Marionberries are a type of blackberry from Oregon. Marionberries fruit on primocanes, which grow for two years. The primocanes start growing during the warm season of the first year, survive fall and winter and then grow and produce berries during spring and summer of the next year. After producing berries, the canes die, and new primocanes grow to produce berries during the following year. Be careful to prune old primocanes and not new ones, or a marionberry plant will miss out on a year of fruit production.
Prune off dead and damaged roots when planting a new marionberry. Before placing a new plant in the planting hole, shake excess soil off of the roots and look for damage. Cut off any broken pieces or dark and rotten sections, leaving only healthy off-white roots behind.
Untangle or sort out marionberry canes after the plant produces fruit for the year. Identify the dying old canes that already fruited that year and new canes that will fruit next year. Identify old canes by looking for shriveling and dried up flowers where berries were picked from, because old canes start to shrivel and die after they fruit. Newer canes will have perkier leaves and will not have any old flowers.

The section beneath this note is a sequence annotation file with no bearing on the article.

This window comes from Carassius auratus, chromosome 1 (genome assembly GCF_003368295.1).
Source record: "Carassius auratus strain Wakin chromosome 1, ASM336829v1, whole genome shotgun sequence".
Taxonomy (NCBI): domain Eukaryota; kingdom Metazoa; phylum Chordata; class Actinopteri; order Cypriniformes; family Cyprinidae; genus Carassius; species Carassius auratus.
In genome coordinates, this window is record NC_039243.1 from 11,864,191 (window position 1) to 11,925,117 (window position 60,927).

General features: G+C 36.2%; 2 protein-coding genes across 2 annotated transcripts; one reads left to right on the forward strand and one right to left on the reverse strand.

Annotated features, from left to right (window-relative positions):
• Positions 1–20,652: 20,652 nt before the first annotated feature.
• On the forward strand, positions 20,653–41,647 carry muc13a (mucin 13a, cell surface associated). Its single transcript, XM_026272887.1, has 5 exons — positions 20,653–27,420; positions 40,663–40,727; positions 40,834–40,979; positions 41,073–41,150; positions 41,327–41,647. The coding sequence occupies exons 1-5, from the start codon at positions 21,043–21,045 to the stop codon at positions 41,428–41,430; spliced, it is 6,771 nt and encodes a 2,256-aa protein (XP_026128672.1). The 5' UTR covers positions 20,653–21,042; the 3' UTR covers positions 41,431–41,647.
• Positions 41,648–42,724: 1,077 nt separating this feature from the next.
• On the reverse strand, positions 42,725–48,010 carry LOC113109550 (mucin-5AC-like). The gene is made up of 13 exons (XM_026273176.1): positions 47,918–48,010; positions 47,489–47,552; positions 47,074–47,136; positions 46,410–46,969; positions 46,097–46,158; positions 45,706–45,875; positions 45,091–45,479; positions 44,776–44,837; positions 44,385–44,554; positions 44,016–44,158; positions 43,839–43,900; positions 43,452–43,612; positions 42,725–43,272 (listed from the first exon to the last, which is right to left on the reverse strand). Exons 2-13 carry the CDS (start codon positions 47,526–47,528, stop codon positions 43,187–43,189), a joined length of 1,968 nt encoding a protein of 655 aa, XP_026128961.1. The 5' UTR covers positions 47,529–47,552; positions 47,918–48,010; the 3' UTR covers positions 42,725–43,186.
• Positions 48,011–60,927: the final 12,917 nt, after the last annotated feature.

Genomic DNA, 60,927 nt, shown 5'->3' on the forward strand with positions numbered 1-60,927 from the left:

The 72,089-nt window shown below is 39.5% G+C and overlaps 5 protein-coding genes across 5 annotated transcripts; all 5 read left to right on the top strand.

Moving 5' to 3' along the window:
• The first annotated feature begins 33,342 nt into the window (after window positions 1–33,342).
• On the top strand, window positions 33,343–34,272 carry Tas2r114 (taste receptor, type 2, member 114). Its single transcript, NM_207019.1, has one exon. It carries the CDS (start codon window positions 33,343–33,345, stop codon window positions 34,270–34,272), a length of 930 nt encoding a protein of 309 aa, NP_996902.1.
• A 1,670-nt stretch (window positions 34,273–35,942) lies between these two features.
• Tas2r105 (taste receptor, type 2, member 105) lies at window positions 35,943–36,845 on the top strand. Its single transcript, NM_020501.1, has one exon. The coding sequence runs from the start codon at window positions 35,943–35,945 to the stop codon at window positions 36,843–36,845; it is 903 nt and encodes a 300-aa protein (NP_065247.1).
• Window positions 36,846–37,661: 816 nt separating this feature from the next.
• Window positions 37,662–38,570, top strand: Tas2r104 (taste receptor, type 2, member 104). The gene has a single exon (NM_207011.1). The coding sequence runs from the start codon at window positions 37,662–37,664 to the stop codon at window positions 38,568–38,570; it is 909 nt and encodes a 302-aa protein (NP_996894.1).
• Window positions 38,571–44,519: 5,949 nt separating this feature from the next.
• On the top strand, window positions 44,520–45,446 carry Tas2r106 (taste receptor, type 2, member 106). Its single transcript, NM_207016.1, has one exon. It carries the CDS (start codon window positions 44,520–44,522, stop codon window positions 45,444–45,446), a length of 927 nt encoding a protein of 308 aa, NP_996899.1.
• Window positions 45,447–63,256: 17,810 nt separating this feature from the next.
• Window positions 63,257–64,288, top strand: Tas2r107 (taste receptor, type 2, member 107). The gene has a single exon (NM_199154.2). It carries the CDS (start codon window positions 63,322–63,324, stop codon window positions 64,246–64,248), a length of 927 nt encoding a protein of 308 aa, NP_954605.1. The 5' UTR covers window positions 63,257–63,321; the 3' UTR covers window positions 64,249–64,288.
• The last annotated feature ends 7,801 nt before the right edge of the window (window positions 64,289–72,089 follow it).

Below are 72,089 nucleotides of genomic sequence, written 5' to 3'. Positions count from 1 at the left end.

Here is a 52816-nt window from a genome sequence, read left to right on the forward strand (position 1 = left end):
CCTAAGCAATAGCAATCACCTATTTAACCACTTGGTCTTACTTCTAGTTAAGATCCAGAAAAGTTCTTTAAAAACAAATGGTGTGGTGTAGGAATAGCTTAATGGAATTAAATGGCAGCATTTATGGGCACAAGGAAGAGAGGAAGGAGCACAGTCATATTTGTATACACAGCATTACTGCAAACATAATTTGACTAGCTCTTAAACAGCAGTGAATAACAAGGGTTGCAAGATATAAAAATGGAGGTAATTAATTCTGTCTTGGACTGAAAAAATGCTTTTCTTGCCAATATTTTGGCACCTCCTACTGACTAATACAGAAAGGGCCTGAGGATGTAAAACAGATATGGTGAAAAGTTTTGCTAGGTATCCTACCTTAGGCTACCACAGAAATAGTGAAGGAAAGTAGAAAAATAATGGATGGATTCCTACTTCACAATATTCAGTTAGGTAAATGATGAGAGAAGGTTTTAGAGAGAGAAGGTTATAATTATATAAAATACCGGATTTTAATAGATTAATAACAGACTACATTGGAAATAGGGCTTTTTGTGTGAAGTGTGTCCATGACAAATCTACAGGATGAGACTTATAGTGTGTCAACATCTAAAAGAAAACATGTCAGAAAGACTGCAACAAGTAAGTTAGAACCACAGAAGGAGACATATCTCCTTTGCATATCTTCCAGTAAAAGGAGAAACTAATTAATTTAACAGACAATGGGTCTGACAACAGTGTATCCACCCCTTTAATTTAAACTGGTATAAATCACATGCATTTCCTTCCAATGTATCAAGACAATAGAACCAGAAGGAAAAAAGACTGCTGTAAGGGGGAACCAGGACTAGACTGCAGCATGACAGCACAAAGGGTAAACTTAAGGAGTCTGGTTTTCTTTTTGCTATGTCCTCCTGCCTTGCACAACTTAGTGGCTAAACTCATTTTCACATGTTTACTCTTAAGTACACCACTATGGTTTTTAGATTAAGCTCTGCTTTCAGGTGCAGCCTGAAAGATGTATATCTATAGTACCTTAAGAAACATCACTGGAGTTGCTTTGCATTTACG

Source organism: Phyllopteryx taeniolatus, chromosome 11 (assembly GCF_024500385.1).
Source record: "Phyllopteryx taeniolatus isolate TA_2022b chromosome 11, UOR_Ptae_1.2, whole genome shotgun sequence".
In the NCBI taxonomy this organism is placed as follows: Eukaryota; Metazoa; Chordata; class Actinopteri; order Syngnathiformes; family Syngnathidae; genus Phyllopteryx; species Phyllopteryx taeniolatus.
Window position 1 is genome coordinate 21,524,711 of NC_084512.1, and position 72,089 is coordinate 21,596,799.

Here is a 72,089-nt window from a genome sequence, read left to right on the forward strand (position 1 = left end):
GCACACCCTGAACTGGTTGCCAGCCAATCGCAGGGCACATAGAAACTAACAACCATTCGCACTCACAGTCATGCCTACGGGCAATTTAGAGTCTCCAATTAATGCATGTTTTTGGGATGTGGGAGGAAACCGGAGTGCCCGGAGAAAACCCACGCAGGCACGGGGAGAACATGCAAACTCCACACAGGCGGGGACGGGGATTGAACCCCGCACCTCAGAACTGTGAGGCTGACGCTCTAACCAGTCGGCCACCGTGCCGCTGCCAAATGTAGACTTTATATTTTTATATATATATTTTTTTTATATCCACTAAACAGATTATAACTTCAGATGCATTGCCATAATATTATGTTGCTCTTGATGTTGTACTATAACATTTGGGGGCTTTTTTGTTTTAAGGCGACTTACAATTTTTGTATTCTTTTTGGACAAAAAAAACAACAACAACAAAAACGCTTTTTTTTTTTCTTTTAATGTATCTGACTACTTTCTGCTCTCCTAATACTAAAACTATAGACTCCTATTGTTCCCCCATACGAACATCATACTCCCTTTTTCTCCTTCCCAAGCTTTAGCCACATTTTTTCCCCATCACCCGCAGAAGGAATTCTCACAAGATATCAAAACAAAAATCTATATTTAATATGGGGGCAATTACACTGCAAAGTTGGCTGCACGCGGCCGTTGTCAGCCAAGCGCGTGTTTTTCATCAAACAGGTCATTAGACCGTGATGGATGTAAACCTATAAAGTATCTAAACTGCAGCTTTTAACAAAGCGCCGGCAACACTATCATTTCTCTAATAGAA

Prune old canes that already fruited down to the ground in late summer or early fall. Marionberries often fruit in June or July. Some fruit in August, depending on the area and the weather that year. Cut old canes to the soil line after harvesting the berries, usually sometime in July. Canes that have already fruited will not fruit again, and they will die off anyway. Pruning helps the plant focus its energy on growing healthy new canes.
Prune off unwanted root suckers as they grow, leaving the largest and healthiest primocanes alone to produce fruit next year. Root suckers are new marionberry plants that begin to grow from the roots or base of existing marionberry plants. Look for very small shoots growing off of marionberry roots. Pruning root suckers keeps vines from spreading out of confined areas and it also helps the vines focus their energy on growing another crop of fruit rather than new plants.
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